Monday, October 29, 2018

Dr. Heman Humphrey to Captain John Brown, November 20, 1859

Pittsfield, Mass., Nov. 20, 1859.
Mr. John Brown.

My Poor Wounded And Doomed Kinsman, — I should have written you before now if I had known what to say. That we all deeply feel for you in your present extraordinary circumstances you will not doubt. Most gladly would we fly to your relief, if the sentence under which you lie had not put you entirely beyond the reach of hope. All we can do is to pray for you. This we can do; and I am sure that prayer is offered without ceasing for you, that you may be prepared for that death from which I am persuaded nothing short of a miracle would save you. Oh, that we had known the amazing infatuation which was urging you on to certain destruction before it was too late! We should have felt bound to have laid hold upon and retained you by violence, if nothing short would have availed. You will not allow us to interpose the plea of insanity in your behalf; you insist that you were never more sane in your life, — and indeed, there was so much “method in your madness,” that such a plea would be of no avail. I do not intend to use the word madness reproachfully. I am bound to believe that you were as conscientious as Saul of Tarsus was in going to Damascus; and I am sure it was in an infinitely better cause. But what you intended was an impossibility; and all your friends are amazed that you did not see it. They can never believe that if you had been John Brown of better days, — if you had been in your right mind, — you would ever have plunged headlong, as you did, into the lion's den, where you were certain to be devoured. Oh, that you would have been held back! But, alas! these are unavailing regrets; it is too late; it is done. The sentence is passed.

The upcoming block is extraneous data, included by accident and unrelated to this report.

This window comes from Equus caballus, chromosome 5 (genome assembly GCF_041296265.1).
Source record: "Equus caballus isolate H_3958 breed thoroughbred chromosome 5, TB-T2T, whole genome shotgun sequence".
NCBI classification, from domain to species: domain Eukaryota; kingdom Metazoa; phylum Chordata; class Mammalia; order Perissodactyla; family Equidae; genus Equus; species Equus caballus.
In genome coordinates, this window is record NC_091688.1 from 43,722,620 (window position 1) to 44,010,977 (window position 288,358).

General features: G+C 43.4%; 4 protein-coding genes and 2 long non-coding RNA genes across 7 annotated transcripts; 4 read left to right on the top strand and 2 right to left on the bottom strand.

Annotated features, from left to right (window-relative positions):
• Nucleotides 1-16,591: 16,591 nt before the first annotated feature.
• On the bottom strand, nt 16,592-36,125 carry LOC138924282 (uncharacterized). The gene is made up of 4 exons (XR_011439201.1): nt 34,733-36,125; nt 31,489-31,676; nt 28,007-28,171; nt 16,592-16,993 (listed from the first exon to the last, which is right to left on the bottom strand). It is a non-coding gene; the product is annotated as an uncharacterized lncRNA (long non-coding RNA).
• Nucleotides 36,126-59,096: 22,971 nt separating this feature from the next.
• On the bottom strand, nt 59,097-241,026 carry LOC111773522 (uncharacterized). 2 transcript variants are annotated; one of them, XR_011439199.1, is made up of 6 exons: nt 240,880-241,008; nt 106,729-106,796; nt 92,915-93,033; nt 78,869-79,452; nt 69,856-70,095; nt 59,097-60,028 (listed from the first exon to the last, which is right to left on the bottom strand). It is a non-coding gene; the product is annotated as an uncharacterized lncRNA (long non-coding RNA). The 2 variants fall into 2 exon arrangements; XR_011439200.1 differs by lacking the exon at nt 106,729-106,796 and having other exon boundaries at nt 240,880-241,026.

You have come almost to the foot of the scaffold, and I presume you have no hope of escape. All that remains is to prepare for the closing scene of the awful tragedy. Are you prepared? You have long been a professor of religion. I take it for granted that you will now anxiously examine yourself whether you are in the faith; whether you are a true child of God, and prepared to die and go to the judgment. I do not believe you had murder in your heart. Your object, as you say, was to liberate the slaves. You wanted to do it without killing anybody. It is astonishing you did not consider that it could not be done without wading in blood. The time has not come. It is not the right way, and never will be. It is right to pray, “O Lord, how long?” but not to run before and take the avenging sword into our own hands. You have nothing more to do in this world. You have done with the Border Ruffians, who hunted for your precious life. It becomes you prayerfully to inquire how far you will be answerable at the bar of God for the blood which was shed at Harper's Ferry, and for the fate of those who are to die with you. I judge you not; but there is One that judgeth, with whom is mercy and plentiful forgiveness to all who truly repent and savingly believe on him whose blood cleanseth from all sin. There is a great deal more danger that we shall think too little of our sins than too much. The time is now so short that it becomes you to spend it mostly in prayer and meditation over your Bible. Oh, how precious is every hour! I am sure you will welcome any pious friend who may visit you in prison; and I hope there is some godly minister who may come to you with his warmest sympathies and prayers. May God sustain you, my dying friend! Vain is the help of man.

Christ can stand by you and carry you through. Other help there is none. Oh, that there was a possibility that your life might be spared! But, no! there is nothing to hang a hope on. Farewell, my wounded and condemned friend. We shall not meet again in this world. Should I outlive you, it will not be long. I have passed my fourscore years. We trust that many of our kindred have gone to heaven. Oh, may we be prepared to meet, and to meet them there, washed in the Redeemer's blood!

From your affectionate and deeply affected kinsman,
H. Humphrey.

SOURCES: Franklin B. Sanborn, The Life and Letters of John Brown, p. 602-3

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